Education

Oprah's shining stras

Donna Bryson

The first graduate's of TV star's academy are ready to take on the world.

Johnson Mncube remembers the first day at Oprah Winfrey’s boarding school for underprivileged South African girls, when 11- and 12-year-olds were crying at the thought of being separated from their families. He says he almost wanted to put his own daughter in his pocket and take her home.

Five years later, Mncube is grateful she stayed. On graduation day he gazes proudly at his ­daughter, dressed elegantly in white,for the first­graduation ceremony at Winfrey’sschool. Bongekile Mncube, who has secured a place to study politics and economics at the University of Johannesburg, vows one day to help to “build the economy of this country”.

“We are so thankful to Oprah,” said her father, a pastor and small- business owner who never had the opportunity to go to high school.
EdwardElgar’s Pomp and Circumstance rang out on Saturday January16 as the graduates marched in, some unsteady on new high heels.

The ceremony was filled with cheers and tears, including Winfrey’s own.

Theschoolisanattemptto wield philanthropy and celebrity against South Africa’s social and ­educational crises.

High-achieving ­students from poor families were admitted after a rigorous application process in which Winfrey was deeply involved and she has ­visited South Africa regularly to counsel the girls.

Lean on me
Winfrey told reporters after the ceremony that her girls would ­continue to be able to rely on her support. A counseling unit had been set up to help the graduates to budget time, money and priorities during their study in university.

In her graduation speech, Winfrey praised the teachers, administrators, social workers, psychologists and family members she said had ensured the students succeeded.

Winfrey said she has learnt it takes a team to support students, ­especially those who have ­experienced poverty and personal trauma. She regarded the ­students as her daughters and listed the blows they have experienced — divorce, violence, molestation, the loss of one parent, the loss of a ­second parent, sorrow, sadness as well as grief.

Of the original 75 students in the first intake, 72 have graduated. They are headed to universities in South Africa and the United States.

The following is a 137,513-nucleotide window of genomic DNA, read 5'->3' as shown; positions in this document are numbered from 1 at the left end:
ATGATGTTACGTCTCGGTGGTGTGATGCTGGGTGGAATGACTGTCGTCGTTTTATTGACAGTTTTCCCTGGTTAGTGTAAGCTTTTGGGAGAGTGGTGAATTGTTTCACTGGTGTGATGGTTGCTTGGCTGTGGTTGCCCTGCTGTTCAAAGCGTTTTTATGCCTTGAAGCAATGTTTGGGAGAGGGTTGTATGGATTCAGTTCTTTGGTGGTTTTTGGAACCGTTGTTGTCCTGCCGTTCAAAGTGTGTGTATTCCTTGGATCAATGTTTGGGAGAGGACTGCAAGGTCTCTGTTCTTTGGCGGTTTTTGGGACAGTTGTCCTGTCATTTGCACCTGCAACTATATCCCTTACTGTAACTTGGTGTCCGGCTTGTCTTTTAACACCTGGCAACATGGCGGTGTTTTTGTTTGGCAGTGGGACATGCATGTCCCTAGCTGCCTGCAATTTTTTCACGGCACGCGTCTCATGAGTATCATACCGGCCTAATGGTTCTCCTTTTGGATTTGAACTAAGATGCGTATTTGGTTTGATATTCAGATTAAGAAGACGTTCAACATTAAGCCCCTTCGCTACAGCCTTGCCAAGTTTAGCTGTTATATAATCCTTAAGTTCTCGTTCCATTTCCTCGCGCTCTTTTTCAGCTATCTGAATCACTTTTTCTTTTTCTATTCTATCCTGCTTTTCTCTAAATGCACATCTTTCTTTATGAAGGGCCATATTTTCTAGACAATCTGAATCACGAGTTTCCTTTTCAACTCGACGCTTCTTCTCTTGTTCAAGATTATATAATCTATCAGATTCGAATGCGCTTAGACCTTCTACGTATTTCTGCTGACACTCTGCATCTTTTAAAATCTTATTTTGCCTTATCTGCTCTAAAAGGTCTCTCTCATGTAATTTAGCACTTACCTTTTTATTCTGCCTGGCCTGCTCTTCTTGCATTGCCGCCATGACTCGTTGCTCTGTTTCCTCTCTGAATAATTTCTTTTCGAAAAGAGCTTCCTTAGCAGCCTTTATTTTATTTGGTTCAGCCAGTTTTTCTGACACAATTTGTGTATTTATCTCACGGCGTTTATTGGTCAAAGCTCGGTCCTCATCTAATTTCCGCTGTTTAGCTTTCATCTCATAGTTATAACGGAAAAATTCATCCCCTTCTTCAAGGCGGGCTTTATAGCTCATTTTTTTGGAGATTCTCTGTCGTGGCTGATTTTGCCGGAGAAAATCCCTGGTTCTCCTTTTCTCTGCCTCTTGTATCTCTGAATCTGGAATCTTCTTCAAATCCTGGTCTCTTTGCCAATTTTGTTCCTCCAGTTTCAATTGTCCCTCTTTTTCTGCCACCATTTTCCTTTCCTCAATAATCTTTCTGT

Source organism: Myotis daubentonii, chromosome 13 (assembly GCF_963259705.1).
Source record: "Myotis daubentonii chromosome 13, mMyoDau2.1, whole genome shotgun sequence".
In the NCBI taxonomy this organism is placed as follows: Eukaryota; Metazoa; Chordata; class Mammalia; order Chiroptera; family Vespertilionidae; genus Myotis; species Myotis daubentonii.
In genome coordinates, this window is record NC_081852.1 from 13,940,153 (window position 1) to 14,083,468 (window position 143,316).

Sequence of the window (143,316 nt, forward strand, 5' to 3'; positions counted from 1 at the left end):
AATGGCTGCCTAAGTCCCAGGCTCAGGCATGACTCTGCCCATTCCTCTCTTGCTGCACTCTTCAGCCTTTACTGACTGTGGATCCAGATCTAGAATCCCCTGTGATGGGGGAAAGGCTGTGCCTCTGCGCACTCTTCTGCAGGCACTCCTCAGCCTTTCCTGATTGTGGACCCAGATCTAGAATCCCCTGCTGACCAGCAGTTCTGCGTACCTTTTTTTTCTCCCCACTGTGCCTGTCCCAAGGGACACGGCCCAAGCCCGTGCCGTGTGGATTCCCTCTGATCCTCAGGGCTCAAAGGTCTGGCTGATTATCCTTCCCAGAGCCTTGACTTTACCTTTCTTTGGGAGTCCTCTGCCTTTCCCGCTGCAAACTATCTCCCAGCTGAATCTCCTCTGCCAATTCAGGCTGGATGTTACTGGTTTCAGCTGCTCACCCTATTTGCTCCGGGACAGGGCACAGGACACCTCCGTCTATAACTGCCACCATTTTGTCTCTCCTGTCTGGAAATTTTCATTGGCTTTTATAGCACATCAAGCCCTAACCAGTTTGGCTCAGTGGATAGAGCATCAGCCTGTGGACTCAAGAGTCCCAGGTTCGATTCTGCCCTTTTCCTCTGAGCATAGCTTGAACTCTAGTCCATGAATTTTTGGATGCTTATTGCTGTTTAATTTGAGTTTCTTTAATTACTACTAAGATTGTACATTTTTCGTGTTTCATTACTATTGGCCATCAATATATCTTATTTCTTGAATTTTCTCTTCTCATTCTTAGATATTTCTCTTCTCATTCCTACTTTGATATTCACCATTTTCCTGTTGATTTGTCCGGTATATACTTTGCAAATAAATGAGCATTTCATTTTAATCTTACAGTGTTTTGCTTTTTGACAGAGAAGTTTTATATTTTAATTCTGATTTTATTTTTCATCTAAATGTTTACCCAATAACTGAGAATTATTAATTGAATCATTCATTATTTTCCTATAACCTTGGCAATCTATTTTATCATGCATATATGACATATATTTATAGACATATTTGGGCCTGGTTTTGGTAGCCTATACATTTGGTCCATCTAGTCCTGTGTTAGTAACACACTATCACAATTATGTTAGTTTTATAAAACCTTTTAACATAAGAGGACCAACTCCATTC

Across South Africa, more than half a million members of the ­country’s class of 2011 disappeared before the remaining 496 000 wrote their final exams. Only a ­quarter of those who graduated in the country did well enough to qualify for ­university study, according to ­figures released by government.

“I’m one proud momma today,” said Winfrey, who was dressed in a flowing green gown — the school’s official colour.

Quoting Maya Angelou, she called the graduates “phenomenal, phenomenal, phenomenal women”.

Changing the world
Graça Machel, whose husband,­ former South African President Nelson Mandela, inspired Winfrey to open the school, called on the ­graduates to change the world. Mandela has retired from public life and did not attend the ceremony, Although he attended the opening of the school in 2007.

“You are leaders,” Machel said in her graduation speech. “But be humble. Listen. Learn. Try, and try again,” she advised the graduates.
Winfrey, one of the ­wealthiest women in the world, spent $40-
million to build the school, giving it facilities that are the envy of many South African universities. She said the school owed its success to teachers who came early and stayed late, social workers like one who travelled hundreds of ­kilometers to rescue a student who had ­encountered violence during a visit home, as well as parents who instilled discipline despite difficult lives.

Winfrey asked staff and ­family members to stand for applause ­during the ceremony.

She encouraged all South African schools to raise their ­expectations, saying the experience of her school indicated that young people would respond by excelling.

From the start, Winfrey’s students were told they should set their sights on university.

A troubled past
Despite the money and intentions, the school has had some ­trouble. Soon after opening, a woman ­working as a dormitory matron was accused of abusing students. She was acquitted in 2010.

Winfrey, who has spoken of being abused as a child and called the ­allegations against the matron crushing, has said the trial’s outcome was “­profoundly” disappointing.

Winfrey settled a defamation lawsuit filed in Philadelphia by the school’s former headmistress, Nomvuyo Mzamane, who claimed Winfrey defamed her in remarks made in the wake of the scandal.

Last year, a baby born to a student at the school was found dead.
Winfrey said there were times when she was discouraged, but that “I always held the vision that this day was possible.”

Winfrey noted that the ­gradates were born in 1994, the year ­apartheid ended, “into a nation that said: You are free. You are free to rise. You are free to soar.”

Graduate Bongekile Mncube took Winfrey’s words to heart. “The
world should watch out,” she said. “We’re about to take over.”—Sapa-AP

Originally published in: The Teacher

Topics In This Section

Comments

blog comments powered by Disqus